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4 key takeaways from brightonSEO

brightonSEO

BrightonSEO is always an event you can rely on to leave you feeling inspired, and in some cases, wondering “why didn’t I think of that?” 

Though it’s hard to narrow it down to just a few key points, there were so many brilliant tips and tricks shared at the most recent edition of brightonSEO that it would be wrong not to try and collate a few to share here, too.

From applying forensic psychology to the conversion process, to working a digital PR mindset into search-led content strategy, here are some of our highlights from this year’s autumn conference.

1. Reactive is a term that should apply to your on-site SEO, as well as your off-site

StrategiQ’s Search Strategist Oli Hearsum shared a fantastic presentation on the untapped potential of new search terms, which highlighted the immense traffic potential in targeting breakout terms, rather than only those with historic search interest.

Using some clever free tools, he showed us how to monitor new impressions and emerging search trends in order to create useful content before the competition has even considered it. 

There were great insights into just how impactful this tactic can be, and it was a brilliant example (perhaps unintentionally) of how digital PR tactics can be used in ‘traditional’ SEO to great success. 

We’re always shouting about how important it is to be reactive in a digital PR context, and Oli’s wise words mean we’ll now be applying the same logic to keyword-led on-site content as well.

2. Opinionated content isn’t just for PR: it can also turn your search-led articles into a viral success

Ryan Law, Director of Marketing at Animalz, showed us another way that the tactics we use in digital PR can be applied to search-led content to great acclaim. 

His presentation, How to Turn Wild Opinions into Traffic, Backlinks and Social Proof, left us inspired, and drew on philosophy studies to get us thinking about how Hegel’s thesis, antithesis, synthesis model can be used to create innately interesting, shareable content.

So often when writing for SEO, people get bogged down in the technicalities and forget that great writing is not just about ticking the boxes required by algorithms. Through the seemingly simple task of adding contrarian opinions into your content where possible, and challenging assumed intent, Ryan demonstrated how to achieve success in the SERPs through reconsidering so-called truisms and offering expert counter logic.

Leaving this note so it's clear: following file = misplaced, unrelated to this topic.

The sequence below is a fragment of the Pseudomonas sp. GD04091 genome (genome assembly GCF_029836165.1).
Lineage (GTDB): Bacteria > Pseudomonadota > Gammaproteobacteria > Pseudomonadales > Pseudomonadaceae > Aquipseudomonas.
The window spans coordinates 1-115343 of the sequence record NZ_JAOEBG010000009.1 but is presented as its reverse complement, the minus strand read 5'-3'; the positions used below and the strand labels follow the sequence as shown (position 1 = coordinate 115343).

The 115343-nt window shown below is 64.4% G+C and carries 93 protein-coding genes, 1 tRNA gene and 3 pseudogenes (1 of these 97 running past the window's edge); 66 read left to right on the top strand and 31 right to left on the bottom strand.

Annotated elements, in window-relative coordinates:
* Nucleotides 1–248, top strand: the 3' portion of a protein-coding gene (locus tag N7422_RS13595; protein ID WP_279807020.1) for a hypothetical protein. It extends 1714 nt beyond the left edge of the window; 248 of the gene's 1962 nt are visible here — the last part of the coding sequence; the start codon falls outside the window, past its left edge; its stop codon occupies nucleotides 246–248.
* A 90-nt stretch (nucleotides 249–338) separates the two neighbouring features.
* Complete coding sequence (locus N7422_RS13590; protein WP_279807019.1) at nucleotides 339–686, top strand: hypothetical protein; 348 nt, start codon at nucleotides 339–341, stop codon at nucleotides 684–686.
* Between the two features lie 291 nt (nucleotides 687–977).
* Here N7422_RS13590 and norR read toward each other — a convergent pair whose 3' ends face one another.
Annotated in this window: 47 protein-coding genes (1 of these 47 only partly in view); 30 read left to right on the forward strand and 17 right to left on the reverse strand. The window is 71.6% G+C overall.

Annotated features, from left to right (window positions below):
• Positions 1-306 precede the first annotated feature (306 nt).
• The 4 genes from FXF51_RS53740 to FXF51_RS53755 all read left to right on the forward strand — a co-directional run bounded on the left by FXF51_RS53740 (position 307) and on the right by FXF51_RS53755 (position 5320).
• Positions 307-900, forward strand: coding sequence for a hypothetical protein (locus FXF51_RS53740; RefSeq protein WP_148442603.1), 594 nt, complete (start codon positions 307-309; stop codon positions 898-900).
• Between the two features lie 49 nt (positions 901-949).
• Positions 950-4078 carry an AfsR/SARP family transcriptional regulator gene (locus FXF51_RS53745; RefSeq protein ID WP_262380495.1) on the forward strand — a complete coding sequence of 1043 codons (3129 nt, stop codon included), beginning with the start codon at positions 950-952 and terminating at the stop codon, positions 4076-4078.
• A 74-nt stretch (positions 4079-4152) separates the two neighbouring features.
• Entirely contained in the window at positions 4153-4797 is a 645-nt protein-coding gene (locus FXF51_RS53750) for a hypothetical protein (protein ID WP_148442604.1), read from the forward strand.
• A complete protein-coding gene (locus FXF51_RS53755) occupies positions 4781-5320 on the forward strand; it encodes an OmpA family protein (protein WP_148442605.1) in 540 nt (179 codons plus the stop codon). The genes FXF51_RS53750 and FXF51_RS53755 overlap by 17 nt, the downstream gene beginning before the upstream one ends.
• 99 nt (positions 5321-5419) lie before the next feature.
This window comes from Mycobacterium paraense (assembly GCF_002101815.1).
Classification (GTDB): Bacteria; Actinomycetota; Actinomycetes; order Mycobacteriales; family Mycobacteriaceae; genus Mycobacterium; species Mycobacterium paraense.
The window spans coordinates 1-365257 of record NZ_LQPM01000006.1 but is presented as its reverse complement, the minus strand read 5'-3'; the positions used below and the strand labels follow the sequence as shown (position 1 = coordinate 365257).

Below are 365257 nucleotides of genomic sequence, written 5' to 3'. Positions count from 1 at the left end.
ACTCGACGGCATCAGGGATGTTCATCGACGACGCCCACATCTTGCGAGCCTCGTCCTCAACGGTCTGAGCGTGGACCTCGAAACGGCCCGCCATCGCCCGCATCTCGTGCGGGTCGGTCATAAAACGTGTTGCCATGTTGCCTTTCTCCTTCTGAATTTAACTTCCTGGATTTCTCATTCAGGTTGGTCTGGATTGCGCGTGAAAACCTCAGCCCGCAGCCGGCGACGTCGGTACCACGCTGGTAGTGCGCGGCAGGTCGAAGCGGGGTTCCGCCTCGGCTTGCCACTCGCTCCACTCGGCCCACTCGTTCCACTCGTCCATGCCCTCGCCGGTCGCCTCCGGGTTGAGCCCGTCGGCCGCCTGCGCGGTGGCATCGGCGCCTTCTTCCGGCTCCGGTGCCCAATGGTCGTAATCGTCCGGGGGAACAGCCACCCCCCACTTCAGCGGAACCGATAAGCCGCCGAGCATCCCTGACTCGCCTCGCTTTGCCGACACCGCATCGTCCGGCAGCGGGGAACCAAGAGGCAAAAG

3. Cognitive bias can really f*&k up your conversions

Forensic psychologist and Automation Ninjas founder Kenda Macdonald absolutely nailed her talk on How Cognitive Bias is Ruining Your Conversions, which imbued us with all manner of interesting knowledge.

Presentation by Kenda Macdonald

From confirmation bias and ambiguity bias to anecdotal fallacies, the peak end rule and the availability heuristic, Kenda’s presentation can only be described as a masterclass.

While we’re not forensic psychologists–meaning much of the information in this talk was new–it was also a solid reminder of some important marketing practices which can get lost in the fray. Repeating messaging throughout the buyer journey, and keeping it simple, clear and memorable, are just a few of the ways we must optimise for the human brains we’re targeting. 

4. Some of our audience research methods are in line with academic anthropology, and we’re smug about it

Helene Jelenc’s talk on Using Anthropological Methods in SEO was one that cemented the value in many of our current practices, alongside introducing new ones.

Presentation by Helene Jelenc

Thinking carefully about the ethical considerations involved in consumer research, Helene talked us through cultural relativism, participant observation and the use of mixed methods to produce better, more reliable research.

We’ve long been fans of arranging individual interviews where possible as part of qualitative research, along with lurking relevant social media groups and forums to observe the audience in their natural habitat, so to speak.

But aside from being pleased to know that we’re ticking some of the same boxes as professional anthropologists, it’s important to note that Helene gave us plenty of insights we’d not yet considered, along with a great tip on how to use QDA Miner Lite to analyse social media output and find valuable content gaps.

And this is only scratching the surface of what we took away on what was a whirlwind of an event. Now comes the fun part of actually implementing the techniques we learned to our clients and their accounts.

If you missed this autumn’s brightonSEO, you can still watch recordings of the full lineup of talks on their website. And if you’ve got any questions about how we plan to put these new learnings into action, you know where to find us.

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